The Beginners' Guide to Gut Checking your Competition by@parker

The Beginners' Guide to Gut Checking your Competition

Parker Rex HackerNoon profile picture

Parker Rex

I build software companies.

I’m Parker.


When I’m not busy highjacking swole Bezos’ figure for clout, I build software (startup dropping soon) for a living and talk about product management on YouTube. My last go was helping build Delivery Dudes to acquisition. Think UberEATS except instead of a $15-$20 average ticket, we did $50-$60 average ticket based on the service area. I joined when we operated in 3 cities and helped scale to 84, building all the product along with the way with the help of 2 talented engineers.

I learned a lot about building products, sizing up audiences, figuring out what users wanted. That was the product side of things. Beyond that I thought a lot about our scary competitors like UberEATS, DoorDash, etc. At the time both were still privately held companies.

When companies are private, they have the choice to disclose if they are growing or not. Companies can manipulate their image in the press, and create a lot of noise. Many companies practice “Peacocking” - a way to appear better on paper than reality. The practice is very popular for companies trying to get bought. ps. you want to get bought, not sell.


There are a few tools you can use to help size up a company. This 10 minutes exercise gives you a better idea of how a competitor is performing. You’re not going to get something that reverses engineers a P&L, but you will get a directional idea of how the company is doing.

Some easy indicators for gut checking a company.

  • Total traffic
    • Is the company acquiring more users? Are there more folks arriving to the site?
  • Google traffic
    • how are they ranking on SEO? if they’re crushing it maybe take a look at their blog/marketing strategy to see what’s working for them.
  • Number of links
    • Are they getting publications? Are they building their internet presence?
  • Careers page
    • Are they hiring tons of engineers?
    • Is it bare?
  • CrunchBase profile
    • Is the company on a fundraising sprint?

The Tools

  1. Similarweb

This one’s a breeze. Head to the Google Chrome Store (assuming you use that because…. market share).


Snag the extension and pin it up on the top right. If you don’t see it you’ll need to go to your extensions and then select “pin”.

From there, it’s as easy as visiting a site and clicking that little indicator on the top right. It’s a dynamic indicator meaning the icon will fill up if the site has more traffic, and vice versa if the site has little traffic.


Once you click it, a slider will fling open, and voila… You’ve got traffic estimates and more!


Why is this helpful? Well, here’s an example. I want to connect with folks in software dev. I hadn’t been on Hackernoon in months and recently got an email from them. I checked their traffic and was surprised at the growth the publication had gained since I last checked the site. That triggered my idea to share this piece.

There’s a ton of stuff in the SimilarWeb panel above including:

  • Global rank
  • Country rank
  • Category rank
  • Visits over time
  • Bounce rate
  • Pages per visit
  • Monthly visits
  • Avg visit duration
  • Geo by country
  • Traffic source breakdown..

For instance, I see Hackernoon gets most of their traffic from Search:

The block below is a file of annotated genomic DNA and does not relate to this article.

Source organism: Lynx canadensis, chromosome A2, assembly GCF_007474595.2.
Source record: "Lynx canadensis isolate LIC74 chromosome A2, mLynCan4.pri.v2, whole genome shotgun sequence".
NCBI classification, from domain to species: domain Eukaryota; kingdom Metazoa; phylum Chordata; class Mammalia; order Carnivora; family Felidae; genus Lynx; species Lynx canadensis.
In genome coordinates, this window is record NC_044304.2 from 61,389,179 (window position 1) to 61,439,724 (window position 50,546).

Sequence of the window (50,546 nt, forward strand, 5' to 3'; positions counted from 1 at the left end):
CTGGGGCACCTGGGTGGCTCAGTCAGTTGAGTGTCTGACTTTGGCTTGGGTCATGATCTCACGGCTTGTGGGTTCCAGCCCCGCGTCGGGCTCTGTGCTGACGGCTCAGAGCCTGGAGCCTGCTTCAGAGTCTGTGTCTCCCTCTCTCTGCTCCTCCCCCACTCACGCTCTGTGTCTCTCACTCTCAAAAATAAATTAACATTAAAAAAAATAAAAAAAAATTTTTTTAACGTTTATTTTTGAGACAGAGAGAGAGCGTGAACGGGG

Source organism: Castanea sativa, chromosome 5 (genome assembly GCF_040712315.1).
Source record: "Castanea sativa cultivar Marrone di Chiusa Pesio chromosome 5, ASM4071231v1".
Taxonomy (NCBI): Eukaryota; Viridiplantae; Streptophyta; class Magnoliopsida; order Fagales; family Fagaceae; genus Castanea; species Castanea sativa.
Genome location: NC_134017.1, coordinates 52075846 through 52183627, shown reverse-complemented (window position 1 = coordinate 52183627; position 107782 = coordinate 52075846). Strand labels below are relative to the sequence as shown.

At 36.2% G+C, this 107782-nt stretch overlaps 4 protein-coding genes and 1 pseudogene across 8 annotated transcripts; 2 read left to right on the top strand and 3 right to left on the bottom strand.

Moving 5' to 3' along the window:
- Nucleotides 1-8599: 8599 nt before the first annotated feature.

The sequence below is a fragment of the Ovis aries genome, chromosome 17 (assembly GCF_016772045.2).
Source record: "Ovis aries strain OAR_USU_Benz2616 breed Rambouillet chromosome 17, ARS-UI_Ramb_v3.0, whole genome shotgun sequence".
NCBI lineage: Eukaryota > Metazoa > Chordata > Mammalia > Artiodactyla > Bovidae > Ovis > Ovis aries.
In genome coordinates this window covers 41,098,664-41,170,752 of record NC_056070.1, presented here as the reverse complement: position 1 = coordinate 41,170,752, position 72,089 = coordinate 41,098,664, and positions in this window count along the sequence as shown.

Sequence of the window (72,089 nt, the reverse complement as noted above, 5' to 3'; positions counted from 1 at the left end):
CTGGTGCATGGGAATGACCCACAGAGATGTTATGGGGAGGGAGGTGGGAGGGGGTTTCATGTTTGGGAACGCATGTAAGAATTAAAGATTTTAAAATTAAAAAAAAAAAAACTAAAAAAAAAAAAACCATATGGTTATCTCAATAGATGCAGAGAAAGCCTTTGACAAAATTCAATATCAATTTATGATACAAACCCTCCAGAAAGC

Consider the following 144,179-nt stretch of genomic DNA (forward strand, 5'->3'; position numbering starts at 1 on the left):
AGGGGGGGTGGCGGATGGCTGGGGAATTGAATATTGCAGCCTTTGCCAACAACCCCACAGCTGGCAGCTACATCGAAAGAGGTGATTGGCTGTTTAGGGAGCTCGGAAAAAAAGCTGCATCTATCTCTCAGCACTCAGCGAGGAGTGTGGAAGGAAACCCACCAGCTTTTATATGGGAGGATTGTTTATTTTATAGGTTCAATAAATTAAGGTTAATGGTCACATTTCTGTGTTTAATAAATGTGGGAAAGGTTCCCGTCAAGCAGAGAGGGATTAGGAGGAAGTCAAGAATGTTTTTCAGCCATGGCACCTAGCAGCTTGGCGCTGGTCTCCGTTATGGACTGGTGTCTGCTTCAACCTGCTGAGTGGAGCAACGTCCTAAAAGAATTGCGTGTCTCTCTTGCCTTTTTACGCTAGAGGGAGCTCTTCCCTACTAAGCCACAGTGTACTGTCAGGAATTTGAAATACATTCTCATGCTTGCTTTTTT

2. Neil Patel


Yes, that bald guy that shows up everywhere. He and his team built a tool that analyzes a website for the following:

  • Number of links linking to you
  • Number of visitors from google by competitors
  • Looks at your category and finds your competitors

That tool brings him in a ton of new client work because it tells them how much room for improvement they have…

Go to his site and enter your website URL.

We’ll use Hackernoon in this case. It’ll run through a series of steps that look like this:





Cool. You’re continuing to shape up what this company is all about. Are things as peachy as they speak about in the press?


Did the company raise money?

Are they on round F and their traffic is going down? That’s bad.

Are they bootstrapped and growing? If you’re an angel investor, slide into their founder’s DMs.

Crunchbase is a database for companies to share fundraising information. It’s industry standard and a great tool for learning more about a companies financials. Not always accurate, but directionally helpful.


You get:

  • Companies founding location
  • Number of employees
  • Status (private, round level, IPO)
  • URL
  • Ranking on CB
  • Exits
  • Investments
  • Number of acquisitions

Careers Page

This one gets thrown off if the company is bootstrapping. In that case, the founder will not want to add overhead and will stay under the radar.

Career pages explode the second round of funding lands in the bank. Let’s look at DoorDash who recently had a solid IPO.

When DoorDash came into Delivery Dudes territory they had just raised a TON of money which I wrote about here in 2018.

I was looking at their career page and WOW did it have a lot of folks.

Now they have more cash than ever and just take a look. Your thumb may fatigue from the number of scrolls required to browse all the open positions.

Same thing if the company is private. Check out their career page. It’s always accessible by visiting the footer of the site.


That’s a lot of positions and you don’t even see the “show more positions button at the bottom.

Again, this is a late-stage, post-IPO company. But the same exercise can and should be done on a private company when trying to get an idea of their financials.

You the bomb

If you enjoyed this article, give my YouTube channel a visit.

Recent videos cover:


Signup or Login to Join the Discussion


Related Stories